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Visuals for Video

This How-To Guide will help you develop a shared language that can be used when working with learning designers and instructional technologists to create media for your course. Some of the terms and examples in this guide apply to specific technologies used at Northwestern University. By the end of this guide you will have identified the tools and defined the actions and vocabulary terms needed to draft a storyboard or concept sketch than can be used to create multimedia learning objects for your course. From there, you’ll work with your learning designer and instructional technologist to turn a rough sketch or concept into a complete learning artifact for your online course.

Building a Storyboard from a Script

When creating any multimedia learning object, you’ll begin with a script. How you create a script may vary, but you may consider following the How to Write a Script guide. Work with your learning designer to create a script breakdown to help delegate roles to each person involved in the media production process, to create schedule of production events, and to budget resources. A storyboard should be a document that is quick to create and easy to make changes to, it is not the final artwork for your media. However, complex sequences may benefit from more sophisticated forms of previsualization using character blocking, interface mockup, and camera simulation tools. Additionally, creating a separate set of documents to contain artwork and style guides will help keep the focus on storytelling.

What’s On Camera?

After you’ve completed your script,  Ask your learning designer and instructional technologist to help identify appropriate visuals for the video.. A consistent use of visuals within a screencast is important. To determine what visuals you might use in your media, ask yourself what students need to see to help them learn this material. Most likely, the answer to that question will include at least one of the three following items.

  1. Yourself on camera using your voice and body language to communicate
    • If you are recording the welcome video for your course, chances are your students will want to see you on screen. While different than traditional interpersonal communication, telepresence is an important part of computer mediated communication and helps develop a relationship to your students, makes them feel more connected to the online community within each course or program, and adds an element of your personal style and credibility to the content being presented.
    • Gesturing and gesticulation are common non­verbal cues during communication, (check out this interactive article from the New York Times analyzing body language during presidential campaign speeches) so if explaining your content requires you to be able to use your limbs or body as a visual aid, make sure you have the appropriate amount of space to include that in the camera’s field of view.
    • When creating anything with a camera, it is important to have a basic knowledge of the physics of light and optics as well as the ability to recognize some of the main components of photographic composition. Learn more about lighting by reading How-To Guide: Lighting. One key concept to keep in mind when recording with your webcam is to try to find an evenly lit space and keep your camera at eye level. This will prevent your image from being too dark or too bright and will make sure your facial expressions are visible to viewers.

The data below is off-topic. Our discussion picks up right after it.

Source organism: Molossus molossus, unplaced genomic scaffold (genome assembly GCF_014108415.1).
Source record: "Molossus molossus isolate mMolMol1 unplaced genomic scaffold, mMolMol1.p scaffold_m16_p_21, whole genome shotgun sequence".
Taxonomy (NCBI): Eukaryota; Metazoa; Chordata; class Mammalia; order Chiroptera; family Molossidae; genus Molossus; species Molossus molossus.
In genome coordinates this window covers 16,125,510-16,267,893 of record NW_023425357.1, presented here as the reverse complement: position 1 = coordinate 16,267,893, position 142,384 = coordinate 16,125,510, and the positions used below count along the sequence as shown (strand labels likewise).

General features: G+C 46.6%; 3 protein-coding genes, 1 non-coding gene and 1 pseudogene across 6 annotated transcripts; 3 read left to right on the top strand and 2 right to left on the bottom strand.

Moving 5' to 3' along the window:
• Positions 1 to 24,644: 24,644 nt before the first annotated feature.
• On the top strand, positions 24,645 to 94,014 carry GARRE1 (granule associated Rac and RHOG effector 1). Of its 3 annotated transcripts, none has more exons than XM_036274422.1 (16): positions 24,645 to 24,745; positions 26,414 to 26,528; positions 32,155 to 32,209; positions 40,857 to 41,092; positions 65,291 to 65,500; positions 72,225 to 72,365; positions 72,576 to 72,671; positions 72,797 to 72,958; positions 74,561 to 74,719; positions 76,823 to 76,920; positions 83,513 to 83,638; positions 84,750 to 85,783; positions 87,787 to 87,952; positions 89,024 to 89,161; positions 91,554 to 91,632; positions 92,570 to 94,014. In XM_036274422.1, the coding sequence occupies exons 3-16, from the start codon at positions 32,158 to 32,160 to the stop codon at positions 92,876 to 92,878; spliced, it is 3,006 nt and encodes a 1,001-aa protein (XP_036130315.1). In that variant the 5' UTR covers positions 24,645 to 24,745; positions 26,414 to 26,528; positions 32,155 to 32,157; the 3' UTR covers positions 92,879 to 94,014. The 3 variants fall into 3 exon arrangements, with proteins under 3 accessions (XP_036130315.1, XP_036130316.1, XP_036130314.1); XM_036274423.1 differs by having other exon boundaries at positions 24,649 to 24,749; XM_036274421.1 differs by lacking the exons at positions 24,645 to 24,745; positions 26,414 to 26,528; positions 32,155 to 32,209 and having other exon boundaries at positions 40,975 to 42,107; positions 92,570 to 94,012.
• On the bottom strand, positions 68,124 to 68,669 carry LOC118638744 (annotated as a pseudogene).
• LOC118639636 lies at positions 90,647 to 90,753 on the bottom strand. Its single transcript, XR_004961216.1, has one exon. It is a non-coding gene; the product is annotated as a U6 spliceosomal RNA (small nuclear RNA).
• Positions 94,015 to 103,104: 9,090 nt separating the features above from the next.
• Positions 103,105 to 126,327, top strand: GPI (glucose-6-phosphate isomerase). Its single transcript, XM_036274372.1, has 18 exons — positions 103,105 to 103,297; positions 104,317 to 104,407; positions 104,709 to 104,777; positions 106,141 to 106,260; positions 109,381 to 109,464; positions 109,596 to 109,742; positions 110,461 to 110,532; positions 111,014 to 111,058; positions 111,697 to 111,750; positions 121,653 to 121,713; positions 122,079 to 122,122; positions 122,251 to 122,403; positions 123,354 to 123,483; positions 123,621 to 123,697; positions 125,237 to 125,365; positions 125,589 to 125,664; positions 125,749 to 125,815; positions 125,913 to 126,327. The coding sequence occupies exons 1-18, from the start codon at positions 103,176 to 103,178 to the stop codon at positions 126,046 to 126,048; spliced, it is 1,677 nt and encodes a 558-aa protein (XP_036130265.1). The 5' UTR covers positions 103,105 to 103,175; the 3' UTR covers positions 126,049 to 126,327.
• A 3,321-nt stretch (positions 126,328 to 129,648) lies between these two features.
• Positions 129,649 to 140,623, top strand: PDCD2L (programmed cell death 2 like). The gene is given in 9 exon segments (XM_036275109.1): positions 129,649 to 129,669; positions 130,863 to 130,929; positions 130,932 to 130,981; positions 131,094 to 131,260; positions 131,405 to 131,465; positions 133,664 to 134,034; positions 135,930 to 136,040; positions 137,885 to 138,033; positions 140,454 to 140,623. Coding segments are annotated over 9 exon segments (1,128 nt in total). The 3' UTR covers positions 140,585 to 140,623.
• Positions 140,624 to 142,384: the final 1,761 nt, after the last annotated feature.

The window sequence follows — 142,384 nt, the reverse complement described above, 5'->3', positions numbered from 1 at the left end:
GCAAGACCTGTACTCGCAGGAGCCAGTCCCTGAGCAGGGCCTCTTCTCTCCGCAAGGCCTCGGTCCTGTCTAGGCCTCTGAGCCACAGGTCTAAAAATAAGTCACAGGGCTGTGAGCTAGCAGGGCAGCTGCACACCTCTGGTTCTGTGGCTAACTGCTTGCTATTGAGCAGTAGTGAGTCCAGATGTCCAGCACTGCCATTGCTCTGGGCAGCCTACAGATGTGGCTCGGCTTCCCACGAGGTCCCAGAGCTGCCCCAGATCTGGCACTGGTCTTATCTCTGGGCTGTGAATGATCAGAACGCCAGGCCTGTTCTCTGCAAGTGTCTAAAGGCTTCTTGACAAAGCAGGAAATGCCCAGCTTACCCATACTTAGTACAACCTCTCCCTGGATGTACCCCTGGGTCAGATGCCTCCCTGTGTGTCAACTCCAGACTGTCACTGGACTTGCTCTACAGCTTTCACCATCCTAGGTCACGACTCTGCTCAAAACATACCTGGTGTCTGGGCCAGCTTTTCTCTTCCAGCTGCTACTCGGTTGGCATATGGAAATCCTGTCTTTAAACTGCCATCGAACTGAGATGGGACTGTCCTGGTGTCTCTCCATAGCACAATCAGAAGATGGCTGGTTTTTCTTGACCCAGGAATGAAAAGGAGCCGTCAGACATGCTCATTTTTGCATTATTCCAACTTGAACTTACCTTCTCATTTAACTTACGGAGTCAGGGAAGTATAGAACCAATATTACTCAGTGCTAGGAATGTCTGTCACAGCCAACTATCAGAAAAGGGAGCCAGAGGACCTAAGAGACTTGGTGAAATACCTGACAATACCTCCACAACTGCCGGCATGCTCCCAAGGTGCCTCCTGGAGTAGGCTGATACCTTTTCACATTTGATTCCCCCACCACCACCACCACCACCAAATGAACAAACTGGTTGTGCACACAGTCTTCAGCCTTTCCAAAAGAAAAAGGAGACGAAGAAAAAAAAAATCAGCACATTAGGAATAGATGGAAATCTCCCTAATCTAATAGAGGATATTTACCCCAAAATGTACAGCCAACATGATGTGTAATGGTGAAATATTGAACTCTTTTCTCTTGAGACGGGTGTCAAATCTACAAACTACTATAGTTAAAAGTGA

2. Physical or digital visual aids
    • A visual aid can be physical props or other items that you show to students on camera, or digital graphics that you create or find to help visually explain concepts. No matter how you use them, visual aids can greatly enhance student learning by creating visual associations, simulating 3D physical spaces, or translating textual information into something multidimensional.
  3. Engagement prompts
    • Most screencasting tools have built in ways for students to interact with your video lecture. Engagement prompts allow students to think about the content during the video and respond to it. These tools can also help you measure their viewing habits and check their comprehension of the material. On longer lectures, breaking up the content into shorter segments with engagement prompts in between can help add variety and stimulate student attention. However, too many interactive components could overwhelm or confuse students and detract from the focus of the lecture. Find the right balance, depending on your audience and the content of your lecture, through iteration, experimentation, and consultation with your design team.
    • Engagement prompts can be built into the video, delivered through features of the Canvas LMS, or added on using tools like Thinglink or Camtasia. Depending on your skill level and the time constraints of your course development, you can choose to use some simple tools on your own or collaborate with a technologist or designer to create more advanced content.

Additional Resources

The Northwestern Digital Learning Resource Hub For Instructors has guides for making recordings using resources such as Panopto and the Lightboard in the Self-Service Studio which are all available to Northwestern faculty, staff, and students. TechSmith, a screen recording and screen capture software developer, has guides that apply to many other desktop recording and media production tools.

The visual aesthetics of your video lecture or screencast are an important part of the presentation of information to students. Effective visual aids are essential when screencasting. For more information about effective visuals and media production techniques, read the How-To Guides about Accessible Images, Accessible Audio and Video, High Quality Audio, Lighting, and Image Best Practices to learn more about the components of producing media for online courses.